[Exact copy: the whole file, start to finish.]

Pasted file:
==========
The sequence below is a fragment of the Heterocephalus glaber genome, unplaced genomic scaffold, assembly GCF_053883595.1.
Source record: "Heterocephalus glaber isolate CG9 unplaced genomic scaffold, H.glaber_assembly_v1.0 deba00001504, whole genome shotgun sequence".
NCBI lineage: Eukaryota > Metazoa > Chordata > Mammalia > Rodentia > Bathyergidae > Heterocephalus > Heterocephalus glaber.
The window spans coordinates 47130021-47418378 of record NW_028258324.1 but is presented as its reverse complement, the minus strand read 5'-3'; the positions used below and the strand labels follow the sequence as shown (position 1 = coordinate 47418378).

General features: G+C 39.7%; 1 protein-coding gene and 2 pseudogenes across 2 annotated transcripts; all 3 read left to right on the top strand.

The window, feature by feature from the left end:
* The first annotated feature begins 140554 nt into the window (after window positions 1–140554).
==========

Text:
The sequence below is a fragment of the Heterocephalus glaber genome, unplaced genomic scaffold, assembly GCF_053883595.1.
Source record: "Heterocephalus glaber isolate CG9 unplaced genomic scaffold, H.glaber_assembly_v1.0 deba00001504, whole genome shotgun sequence".
NCBI lineage: Eukaryota > Metazoa > Chordata > Mammalia > Rodentia > Bathyergidae > Heterocephalus > Heterocephalus glaber.
The window spans coordinates 47130021-47418378 of record NW_028258324.1 but is presented as its reverse complement, the minus strand read 5'-3'; the positions used below and the strand labels follow the sequence as shown (position 1 = coordinate 47418378).

General features: G+C 39.7%; 1 protein-coding gene and 2 pseudogenes across 2 annotated transcripts; all 3 read left to right on the top strand.

The window, feature by feature from the left end:
* The first annotated feature begins 140554 nt into the window (after window positions 1–140554).